The whole Israelite community set out from Elim and came to the Desert of Sin, which is between Elim and Sinai, on the fifteenth day of the second month after they had come out of Egypt. In the desert the whole community grumbled against Moses and Aaron. The Israelites said to them, "If only we had died by the LORD's hand in Egypt! There we sat around pots of meat and ate all the food we wanted, but you have brought us out into this desert to starve this entire assembly to death."
As I studied Exodus 16 this morning it was inevitable that I heard the lessons of the chapter echo against the circumstances of our own time. It seems so ridiculous that the people of Israel actually pined for the benefits of slavery. They were ready to trade their liberty and protection under God's rule for the full tummies they enjoyed in the shackles of slavery!
It seems that today when we are facing hardship (collapsed credit markets, shrinking GDP, rising unemployment, higher taxes) we are reacting just as the Israelites did: grumbling about empty tummies and pining for full bank accounts, even if it means living with less liberty and bigger government.
Isaiah 25:9 says:
In that day they will say, "Surely this is our God; we trusted in him, and he saved us. This is the LORD, we trusted in him; let us rejoice and be glad in his salvation."
Sometimes God's salvation isn't what we expect. The desert comes before the promised land. The hardship and suffering come before the glory. Today it is fashionable to expect government to provide for our needs, but this is making government into an idol. No matter who wins next Tuesday, government will not provide our salvation. Our emptiness requires a different kind of filling.
Jesus said in John 6: 57-58:
"Just as the living Father sent me and I live because of the Father, so the one who feeds on me will live because of me. This is the bread that came down from heaven. Your forefathers ate manna and died, but he who feeds on this bread will live forever."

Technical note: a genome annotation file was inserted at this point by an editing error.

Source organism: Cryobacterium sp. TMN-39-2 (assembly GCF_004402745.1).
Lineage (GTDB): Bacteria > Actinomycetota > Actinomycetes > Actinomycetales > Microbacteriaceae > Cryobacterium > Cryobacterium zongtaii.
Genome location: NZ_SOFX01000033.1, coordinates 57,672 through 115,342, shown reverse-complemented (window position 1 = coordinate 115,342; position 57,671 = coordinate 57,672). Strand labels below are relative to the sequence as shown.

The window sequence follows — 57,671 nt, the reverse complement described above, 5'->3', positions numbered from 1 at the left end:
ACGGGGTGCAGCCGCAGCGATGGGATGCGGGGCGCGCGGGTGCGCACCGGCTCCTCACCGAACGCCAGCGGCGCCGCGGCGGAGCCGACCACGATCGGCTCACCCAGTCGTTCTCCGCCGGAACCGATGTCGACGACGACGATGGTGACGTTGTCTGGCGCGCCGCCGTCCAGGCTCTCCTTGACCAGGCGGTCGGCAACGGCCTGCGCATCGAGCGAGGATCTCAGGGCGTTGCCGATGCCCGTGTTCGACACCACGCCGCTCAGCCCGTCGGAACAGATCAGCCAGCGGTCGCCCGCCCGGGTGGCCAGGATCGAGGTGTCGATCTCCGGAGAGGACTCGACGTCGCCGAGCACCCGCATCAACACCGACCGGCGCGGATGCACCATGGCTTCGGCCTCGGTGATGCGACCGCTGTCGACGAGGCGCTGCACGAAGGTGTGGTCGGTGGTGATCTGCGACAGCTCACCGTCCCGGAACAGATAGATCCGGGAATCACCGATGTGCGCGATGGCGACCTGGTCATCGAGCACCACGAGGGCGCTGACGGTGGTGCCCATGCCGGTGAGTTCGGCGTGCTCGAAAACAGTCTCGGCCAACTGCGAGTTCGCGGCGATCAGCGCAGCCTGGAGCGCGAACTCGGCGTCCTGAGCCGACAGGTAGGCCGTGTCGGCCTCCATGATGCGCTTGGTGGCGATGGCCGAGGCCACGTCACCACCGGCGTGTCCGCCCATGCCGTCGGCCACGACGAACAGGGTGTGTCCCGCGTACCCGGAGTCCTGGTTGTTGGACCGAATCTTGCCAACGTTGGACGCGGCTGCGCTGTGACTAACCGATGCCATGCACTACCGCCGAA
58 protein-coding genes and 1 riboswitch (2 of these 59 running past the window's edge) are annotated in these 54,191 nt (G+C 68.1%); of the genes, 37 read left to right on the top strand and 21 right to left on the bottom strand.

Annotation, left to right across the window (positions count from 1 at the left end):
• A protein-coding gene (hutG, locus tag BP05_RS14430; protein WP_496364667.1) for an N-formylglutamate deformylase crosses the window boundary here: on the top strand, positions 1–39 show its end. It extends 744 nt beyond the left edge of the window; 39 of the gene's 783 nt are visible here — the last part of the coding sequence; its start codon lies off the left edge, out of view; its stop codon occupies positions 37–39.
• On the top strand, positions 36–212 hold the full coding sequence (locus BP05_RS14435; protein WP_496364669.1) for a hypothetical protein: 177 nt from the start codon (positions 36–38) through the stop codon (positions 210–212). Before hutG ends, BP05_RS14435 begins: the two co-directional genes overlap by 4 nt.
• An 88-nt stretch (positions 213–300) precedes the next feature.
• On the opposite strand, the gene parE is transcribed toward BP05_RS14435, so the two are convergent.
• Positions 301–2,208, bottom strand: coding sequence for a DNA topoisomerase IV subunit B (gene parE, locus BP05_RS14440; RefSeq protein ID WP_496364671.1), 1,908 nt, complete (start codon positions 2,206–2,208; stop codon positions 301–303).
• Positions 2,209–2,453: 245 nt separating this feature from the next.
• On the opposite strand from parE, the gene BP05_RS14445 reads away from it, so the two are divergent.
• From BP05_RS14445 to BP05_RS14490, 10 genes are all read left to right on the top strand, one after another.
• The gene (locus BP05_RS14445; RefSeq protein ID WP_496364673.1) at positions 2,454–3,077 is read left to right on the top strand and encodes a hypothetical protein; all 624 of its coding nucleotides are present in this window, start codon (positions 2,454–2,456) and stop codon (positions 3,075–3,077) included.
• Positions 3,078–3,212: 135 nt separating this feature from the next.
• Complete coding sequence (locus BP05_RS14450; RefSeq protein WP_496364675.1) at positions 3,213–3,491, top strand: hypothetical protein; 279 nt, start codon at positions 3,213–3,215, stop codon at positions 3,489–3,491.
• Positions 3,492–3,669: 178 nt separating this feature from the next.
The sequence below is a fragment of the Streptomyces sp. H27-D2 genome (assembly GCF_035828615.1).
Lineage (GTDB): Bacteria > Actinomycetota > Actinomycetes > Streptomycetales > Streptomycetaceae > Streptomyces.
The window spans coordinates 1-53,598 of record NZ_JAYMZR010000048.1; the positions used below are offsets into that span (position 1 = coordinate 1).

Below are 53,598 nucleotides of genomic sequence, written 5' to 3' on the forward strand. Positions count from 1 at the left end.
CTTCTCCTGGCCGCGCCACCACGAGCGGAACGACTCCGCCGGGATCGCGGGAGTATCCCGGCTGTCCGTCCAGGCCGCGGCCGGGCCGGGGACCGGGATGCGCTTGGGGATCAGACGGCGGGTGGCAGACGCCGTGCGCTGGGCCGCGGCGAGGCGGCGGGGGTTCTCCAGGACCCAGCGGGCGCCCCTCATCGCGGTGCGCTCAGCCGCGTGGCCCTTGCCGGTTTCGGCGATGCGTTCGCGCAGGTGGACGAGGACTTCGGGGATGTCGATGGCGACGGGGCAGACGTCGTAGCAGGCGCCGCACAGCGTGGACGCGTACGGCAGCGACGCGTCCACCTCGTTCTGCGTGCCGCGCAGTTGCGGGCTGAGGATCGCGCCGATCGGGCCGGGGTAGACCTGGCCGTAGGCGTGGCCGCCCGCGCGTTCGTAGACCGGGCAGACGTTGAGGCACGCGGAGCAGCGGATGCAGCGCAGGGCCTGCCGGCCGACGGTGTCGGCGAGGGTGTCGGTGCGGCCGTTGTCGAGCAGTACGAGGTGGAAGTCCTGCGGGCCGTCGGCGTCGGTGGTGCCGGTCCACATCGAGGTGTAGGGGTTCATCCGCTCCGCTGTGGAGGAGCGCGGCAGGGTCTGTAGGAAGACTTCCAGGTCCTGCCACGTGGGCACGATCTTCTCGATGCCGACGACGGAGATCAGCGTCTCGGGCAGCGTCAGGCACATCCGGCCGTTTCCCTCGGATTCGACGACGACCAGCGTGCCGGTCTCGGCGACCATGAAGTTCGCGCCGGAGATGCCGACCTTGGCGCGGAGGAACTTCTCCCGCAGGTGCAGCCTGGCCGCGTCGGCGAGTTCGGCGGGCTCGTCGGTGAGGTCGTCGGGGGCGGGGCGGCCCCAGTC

Consider this rhetoric level discussion question from Tapestry of Grace Year 4 (week 10), which is a study of Roosevelt's New Deal and the Great Depression:
"[O]ur Federal Government has grown and grown since FDR's time until our national budget is now approximately two trillion dollars each year. This is a very big government that seems like it can afford to do anything it desires. The family is a government, too, but it is a very small government. Many families are poor, and feel like they cannot afford some of their most basic needs, but in order to receive government assistance they must follow government dictates about some aspects of their everyday lives. What would make some people choose to give up some family freedoms in return for Federal benefits?"
The curriculum suggests an answer:
"People generally believe that their greatest needs are food, clothing, and shelter. The more they have, the more they tend to "need." Do your children have a CD player? A video player? Do you own a microwave? These are, today, basic tools in most households. Truly, though, our only need is salvation, and a right relationship with God through Christ. The desire for even such basic "needs" as survival may not be a good reason to give up basic freedoms."*
*Marcia Somerville, Tapestry of Grace Year 4, Week 10, page 21, copyright 2003